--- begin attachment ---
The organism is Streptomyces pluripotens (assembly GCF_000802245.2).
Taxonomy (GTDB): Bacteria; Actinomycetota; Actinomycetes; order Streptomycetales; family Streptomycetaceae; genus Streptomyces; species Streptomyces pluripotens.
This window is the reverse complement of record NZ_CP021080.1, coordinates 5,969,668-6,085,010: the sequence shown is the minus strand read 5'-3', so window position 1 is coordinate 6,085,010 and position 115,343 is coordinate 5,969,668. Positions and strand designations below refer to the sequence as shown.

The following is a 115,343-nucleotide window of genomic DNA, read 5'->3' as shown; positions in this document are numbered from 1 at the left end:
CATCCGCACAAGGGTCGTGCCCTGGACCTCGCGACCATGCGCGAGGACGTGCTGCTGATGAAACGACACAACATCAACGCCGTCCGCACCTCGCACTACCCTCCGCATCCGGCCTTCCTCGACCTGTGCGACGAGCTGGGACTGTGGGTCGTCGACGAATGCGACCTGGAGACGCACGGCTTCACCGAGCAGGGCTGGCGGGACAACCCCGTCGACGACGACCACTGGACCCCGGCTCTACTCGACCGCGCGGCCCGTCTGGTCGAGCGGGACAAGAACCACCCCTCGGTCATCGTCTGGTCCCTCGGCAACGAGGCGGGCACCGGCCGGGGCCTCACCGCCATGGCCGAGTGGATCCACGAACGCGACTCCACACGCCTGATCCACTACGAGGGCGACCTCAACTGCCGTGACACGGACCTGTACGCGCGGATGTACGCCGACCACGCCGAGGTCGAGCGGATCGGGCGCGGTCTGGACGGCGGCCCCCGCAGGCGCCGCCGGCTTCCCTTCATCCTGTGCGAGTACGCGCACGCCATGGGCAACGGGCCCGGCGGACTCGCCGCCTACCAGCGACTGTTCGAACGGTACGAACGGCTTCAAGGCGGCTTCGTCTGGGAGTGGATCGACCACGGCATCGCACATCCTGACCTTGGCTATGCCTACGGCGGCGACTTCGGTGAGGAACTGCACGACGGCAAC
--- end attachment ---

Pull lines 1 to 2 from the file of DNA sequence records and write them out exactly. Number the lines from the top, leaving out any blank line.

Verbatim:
The organism is Streptomyces pluripotens (assembly GCF_000802245.2).
Taxonomy (GTDB): Bacteria; Actinomycetota; Actinomycetes; order Streptomycetales; family Streptomycetaceae; genus Streptomyces; species Streptomyces pluripotens.